Once their careers conclude, many athletes think about pursuing a post-playing career and oftentimes end up taking on a role in sports broadcasting. On MSG Networks alone, there are plenty of former players who take part in studio coverage on live game broadcasts, such as Martin Biron of the Buffalo Sabres, Bryce Salvador of the New Jersey Devils, and Matt Martin of the New York Islanders. At the national level, Turner Sports employs Paul Bissonnette, Anson Carter, and Wayne Gretzky for its studio broadcasts, while ESPN’s top studio crew includes Mark Messier and Chris Chelios.
All of these former professional hockey players had an obligation to regularly speak with media members, answering questions about games and the season at large. Lundqvist maintained a professional relationship with journalists and beat reporters, and he most enjoyed taking questions when the team was doing well. Regardless of what the end result of a game was though, he had a responsibility to divulge his thoughts and, in turn, be subject to criticism and/or negative feedback.
His stellar career and persona all came from emanating a passion for the game – and it continues to manifest itself beyond the television screen. Listening to those passionate about the game discuss it usually engenders euphony and lucidity to viewers, analogous to the sound of the puck hitting the pads or entering the glove. It is a timbre Lundqvist created 27,076 times throughout his NHL career (regular season and playoffs) in preventing goals, and one he now aims to explain en masse.
“The reason why I kept going to the rink and put all the hours in was because I really enjoyed it,” Lundqvist said. “If you decide to go into media or whatever it might be, I think the bottom line is [that] you have to enjoy it and make sure you have good people around you.”
Derek Futterman is a features reporter for Barrett Sports Media. In addition, he serves as the production manager for the New York Islanders Radio Network and lead sports producer at NY2C. He has also worked on live game broadcasts for the Long Island Nets and New York Riptide. He previously interned for Paramount within Showtime Networks and wrote for The Long Island Herald. To get in touch, find him on Twitter @derekfutterman.
Should the NBA Nationalize Local TV Rights Like MLS?
The NBA’s upcoming rights negotiations will be this transformational idea’s first testing grounds.
Diamond Sports has been anything but a diamond in the sports world. As subscribers leave cable and satellite for streaming services, companies are dropping RSNs nationwide because they are too expensive to carry. This has caused an impending bankruptcy for the company, which owns the local rights to dozens of sports teams nationwide. It is also putting the NBA, NHL, and MLB at major financial risk.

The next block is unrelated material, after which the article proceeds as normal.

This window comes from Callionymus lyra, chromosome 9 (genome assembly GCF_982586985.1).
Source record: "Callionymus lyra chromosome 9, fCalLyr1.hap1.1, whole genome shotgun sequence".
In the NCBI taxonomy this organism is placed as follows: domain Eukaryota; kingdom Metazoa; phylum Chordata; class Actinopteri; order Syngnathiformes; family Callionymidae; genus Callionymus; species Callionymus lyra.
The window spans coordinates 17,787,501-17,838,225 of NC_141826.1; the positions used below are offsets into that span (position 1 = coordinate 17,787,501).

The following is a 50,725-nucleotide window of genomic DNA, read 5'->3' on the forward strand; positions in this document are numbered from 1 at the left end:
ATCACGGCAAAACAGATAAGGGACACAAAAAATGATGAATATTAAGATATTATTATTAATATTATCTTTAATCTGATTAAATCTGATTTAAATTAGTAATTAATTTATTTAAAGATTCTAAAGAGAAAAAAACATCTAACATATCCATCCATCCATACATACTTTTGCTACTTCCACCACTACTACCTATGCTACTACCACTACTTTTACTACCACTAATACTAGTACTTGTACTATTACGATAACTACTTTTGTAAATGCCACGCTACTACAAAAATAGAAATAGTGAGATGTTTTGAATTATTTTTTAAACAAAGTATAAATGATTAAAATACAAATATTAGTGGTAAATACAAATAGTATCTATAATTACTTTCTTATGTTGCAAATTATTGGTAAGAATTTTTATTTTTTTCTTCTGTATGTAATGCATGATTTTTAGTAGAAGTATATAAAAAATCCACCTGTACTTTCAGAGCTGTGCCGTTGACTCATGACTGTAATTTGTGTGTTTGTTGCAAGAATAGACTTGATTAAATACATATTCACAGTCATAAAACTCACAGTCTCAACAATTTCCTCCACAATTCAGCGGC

In the short term, it is known that teams will still broadcast on their RSNs even if they aren’t getting the paychecks they were promised in previous rights deals. This will affect teams’ ability to pay players and could even create an unfair advantage among the haves of the sports world like the Yankees and Lakers and the have-nots. The NFL doesn’t face the same problems that the other leagues are facing because its rights have been nationalized.
With the NFL’s continued television dominance, college conferences also bundling up games together for more money, and the MLS guaranteeing themselves television revenue after packaging local and national rights together, could we see the other leagues follow suit? It is an option that is much easier said than done but it seems like we are moving closer to it becoming reality.
The NBA’s upcoming rights negotiations will be this transformational idea’s first testing grounds.
The biggest problem the NBA and other leagues would face are that the local rights to all of its teams don’t expire at the same time. If the league were to sign a deal that included giving all local rights to a streamer, the amount which the league was getting paid would be very unique year after year. It would be crazy for a streamer to pay a huge chunk of money to the NBA all at once if the number of teams they have local rights to changes every year.
It would also be insane to pay an astronomical amount if the streamer is only getting the local rights to small-market teams like the Cavs and the Pistons. A major market team like the Lakers doesn’t renew their local rights until 2032. We’re still in 2023. How does that affect the league’s operating costs?
The NBA would also have to figure out whether teams whose rights don’t expire yet deserve to be included in the pot of money garnered from selling local rights to a streamer. Whether they are or they aren’t, does it put each team at different competitive advantages and/or disadvantages when trying to acquire free agents or front-office personnel?
One of the most interesting puzzles to figure out is what influence a league owner like Washington’s Ted Leonsis has in this potential measure when all is said and done. Leonsis just acquired complete control of the regional sports network — currently named NBC Sports Washington — that broadcasts Wizards and Capitals games for millions of dollars, although the exact amount remains undisclosed.